The twelve stained glass windows designed by Marc Chagall for the new Hadassah-Hebrew University/Medical Centre in Jerusalem. Each of the 11x8 foot stained-glass windows symbolizes one of the twelve tribes of Israel. Executed in brilliant reds, blues, yellows and greens, the iconography, based on the 49th chapter of Genesis and the 33rd chapter of Deuteronomy, is confined to animals, fish, flowers and trees.History of Hadassah and Marc Chagall's dreamy 12 stained-glass windows, representing Jacob's sons, at the Hadassah Hospital synagogue in Ein Kerem.

Day 9

Bethlehem, Church of the Nativity, Beit Sahour, Shepherd’s Field. 

Church of the Nativity:

Is one of the major Christians sites is the cave of Jesus birth. In 326 Constantine and his mother Helena built the church over the grotto, which we know now as the church of nativity.                                                                                                                                                                                                                                         

Beit Sahour, Shepherds Field:

Is 2 Km East of Bethlehem. It Is the place where the Angel of the Lord appeared to the Shepherds and informed them about the birth of Jesus in a cave in Bethlehem & shopping.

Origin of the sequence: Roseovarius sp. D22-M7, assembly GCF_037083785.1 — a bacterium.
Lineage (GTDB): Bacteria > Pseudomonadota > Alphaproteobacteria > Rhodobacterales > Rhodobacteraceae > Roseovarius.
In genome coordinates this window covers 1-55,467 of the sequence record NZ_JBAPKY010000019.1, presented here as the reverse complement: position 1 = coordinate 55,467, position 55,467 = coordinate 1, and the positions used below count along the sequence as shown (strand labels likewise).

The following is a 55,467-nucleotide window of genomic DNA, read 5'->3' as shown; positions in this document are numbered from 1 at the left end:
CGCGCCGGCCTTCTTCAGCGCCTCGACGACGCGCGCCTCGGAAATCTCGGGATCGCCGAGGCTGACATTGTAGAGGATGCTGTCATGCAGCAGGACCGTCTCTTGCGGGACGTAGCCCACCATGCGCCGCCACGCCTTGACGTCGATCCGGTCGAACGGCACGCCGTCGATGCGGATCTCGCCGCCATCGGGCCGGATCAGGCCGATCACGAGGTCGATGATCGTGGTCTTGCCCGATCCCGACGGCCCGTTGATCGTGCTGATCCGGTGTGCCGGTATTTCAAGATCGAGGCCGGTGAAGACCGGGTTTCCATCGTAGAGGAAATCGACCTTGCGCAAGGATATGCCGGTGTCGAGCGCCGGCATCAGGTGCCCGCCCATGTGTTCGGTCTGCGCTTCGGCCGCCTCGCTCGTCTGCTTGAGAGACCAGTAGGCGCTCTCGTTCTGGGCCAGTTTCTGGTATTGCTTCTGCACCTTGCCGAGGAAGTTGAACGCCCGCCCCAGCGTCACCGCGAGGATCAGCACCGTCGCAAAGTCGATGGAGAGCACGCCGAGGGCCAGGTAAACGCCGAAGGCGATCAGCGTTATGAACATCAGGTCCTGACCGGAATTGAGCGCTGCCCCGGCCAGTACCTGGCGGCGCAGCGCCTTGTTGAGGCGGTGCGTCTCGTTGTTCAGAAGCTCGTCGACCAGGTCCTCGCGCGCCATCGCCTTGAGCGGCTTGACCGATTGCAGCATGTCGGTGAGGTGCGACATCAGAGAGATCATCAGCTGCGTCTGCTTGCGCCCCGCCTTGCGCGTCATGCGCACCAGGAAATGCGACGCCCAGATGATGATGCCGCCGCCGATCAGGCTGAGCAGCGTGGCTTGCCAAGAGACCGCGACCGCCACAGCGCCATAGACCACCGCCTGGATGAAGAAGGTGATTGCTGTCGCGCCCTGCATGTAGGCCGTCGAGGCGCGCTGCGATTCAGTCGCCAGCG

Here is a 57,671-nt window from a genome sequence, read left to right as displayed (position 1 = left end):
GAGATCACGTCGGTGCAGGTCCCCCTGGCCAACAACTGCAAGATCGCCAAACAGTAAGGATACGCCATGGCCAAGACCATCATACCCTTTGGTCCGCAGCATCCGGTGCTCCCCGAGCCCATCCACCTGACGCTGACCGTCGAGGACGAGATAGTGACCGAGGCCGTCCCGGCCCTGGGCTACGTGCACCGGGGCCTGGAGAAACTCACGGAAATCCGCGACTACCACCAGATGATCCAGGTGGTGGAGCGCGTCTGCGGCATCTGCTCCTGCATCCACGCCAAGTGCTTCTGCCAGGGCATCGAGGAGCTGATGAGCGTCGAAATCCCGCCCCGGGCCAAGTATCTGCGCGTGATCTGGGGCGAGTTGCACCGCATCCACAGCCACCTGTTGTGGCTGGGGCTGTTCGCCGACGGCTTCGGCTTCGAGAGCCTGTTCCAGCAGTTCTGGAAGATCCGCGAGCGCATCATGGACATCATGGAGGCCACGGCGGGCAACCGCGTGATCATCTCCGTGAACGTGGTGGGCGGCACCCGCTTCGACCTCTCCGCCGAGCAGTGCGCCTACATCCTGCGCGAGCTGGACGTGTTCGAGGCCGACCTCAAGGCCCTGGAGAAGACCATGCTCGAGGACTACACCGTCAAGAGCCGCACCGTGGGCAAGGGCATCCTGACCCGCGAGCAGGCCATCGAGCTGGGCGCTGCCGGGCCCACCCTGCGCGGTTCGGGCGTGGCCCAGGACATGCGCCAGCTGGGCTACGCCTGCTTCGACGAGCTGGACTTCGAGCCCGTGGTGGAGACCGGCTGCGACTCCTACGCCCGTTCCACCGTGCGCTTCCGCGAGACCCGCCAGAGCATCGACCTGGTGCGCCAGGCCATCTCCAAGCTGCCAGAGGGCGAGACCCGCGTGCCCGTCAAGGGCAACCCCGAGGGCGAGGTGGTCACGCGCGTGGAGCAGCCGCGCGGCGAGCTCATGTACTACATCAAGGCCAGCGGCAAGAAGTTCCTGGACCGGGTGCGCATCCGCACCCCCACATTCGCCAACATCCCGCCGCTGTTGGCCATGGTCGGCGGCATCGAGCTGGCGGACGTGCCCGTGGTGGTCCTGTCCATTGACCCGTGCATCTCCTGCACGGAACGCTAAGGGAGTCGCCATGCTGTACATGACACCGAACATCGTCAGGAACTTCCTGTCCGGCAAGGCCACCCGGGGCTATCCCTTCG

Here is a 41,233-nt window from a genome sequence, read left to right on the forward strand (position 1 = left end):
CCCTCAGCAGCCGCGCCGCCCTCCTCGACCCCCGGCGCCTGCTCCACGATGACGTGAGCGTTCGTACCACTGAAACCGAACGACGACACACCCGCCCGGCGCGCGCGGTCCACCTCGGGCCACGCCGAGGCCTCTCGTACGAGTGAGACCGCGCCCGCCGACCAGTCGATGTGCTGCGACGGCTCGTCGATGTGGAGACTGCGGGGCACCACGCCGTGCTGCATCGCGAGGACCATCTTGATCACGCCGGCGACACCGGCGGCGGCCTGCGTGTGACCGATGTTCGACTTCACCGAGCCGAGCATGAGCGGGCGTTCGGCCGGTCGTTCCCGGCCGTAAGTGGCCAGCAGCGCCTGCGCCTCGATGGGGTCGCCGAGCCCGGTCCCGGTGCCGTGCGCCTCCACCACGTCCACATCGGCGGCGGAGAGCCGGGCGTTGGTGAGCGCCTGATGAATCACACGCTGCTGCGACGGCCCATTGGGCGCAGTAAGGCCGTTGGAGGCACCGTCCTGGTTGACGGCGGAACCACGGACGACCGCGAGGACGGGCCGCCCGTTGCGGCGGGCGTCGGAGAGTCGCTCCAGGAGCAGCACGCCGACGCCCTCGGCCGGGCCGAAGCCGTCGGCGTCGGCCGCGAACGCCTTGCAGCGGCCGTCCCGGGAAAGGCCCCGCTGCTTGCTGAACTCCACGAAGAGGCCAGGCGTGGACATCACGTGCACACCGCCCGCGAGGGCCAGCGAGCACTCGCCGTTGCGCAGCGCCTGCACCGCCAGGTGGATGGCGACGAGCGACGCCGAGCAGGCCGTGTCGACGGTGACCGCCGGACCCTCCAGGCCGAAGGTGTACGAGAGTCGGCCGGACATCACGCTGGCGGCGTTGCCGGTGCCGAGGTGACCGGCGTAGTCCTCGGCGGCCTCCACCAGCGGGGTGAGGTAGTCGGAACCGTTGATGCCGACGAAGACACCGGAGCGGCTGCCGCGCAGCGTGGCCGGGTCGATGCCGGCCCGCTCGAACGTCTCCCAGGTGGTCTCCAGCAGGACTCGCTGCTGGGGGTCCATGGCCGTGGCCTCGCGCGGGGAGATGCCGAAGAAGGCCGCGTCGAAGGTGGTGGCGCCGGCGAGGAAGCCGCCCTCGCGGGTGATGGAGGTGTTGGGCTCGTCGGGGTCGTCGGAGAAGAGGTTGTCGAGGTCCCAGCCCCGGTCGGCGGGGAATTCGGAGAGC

Mount Zion, Church of St. Peter of Gallicatu, Upper Room (Cenacle),  Kidron Valley, Mount of Olives, Gethsemane Garden, Dung Gate, Wailing Wall, Dome of the Rock                                                                                                                                   

Mount Zion:

Is a hill just outside the walls on the southern end of the Old City. The hill has been called Mount Zion since sometime in the Middle Ages, even though Jewish scripture refers to it as the Temple Mount.                                                                                                                           

Church of St. Peter of Gallicatu:

The church of the Cockcrow/Caiaphas house where St. Peters denied Jesus three times on the eve of His arrest. Below the church is the dungeon where Jesus was detained the night of his arrest.                                                                                                                                                

Upper Room (Cenacle):

The room is located on top of Mount Zion, where Jesus had shared the Last Supper with his disciples the night before He was arrested. During this meal he instituted the Eucharist which are the most momentous events of the Christian faith. Also, the descending of the Holy Spirit on His disciples at Pentecost, which is recognized as marking the birth of the Christian Church                                                       

Kidron Valley:

Is the valley originating slightly northeast of the Old City of Jerusalem, which then separates the Temple Mount from the Mount of Olives, and ending at the Dead Sea.

Mount of Olives: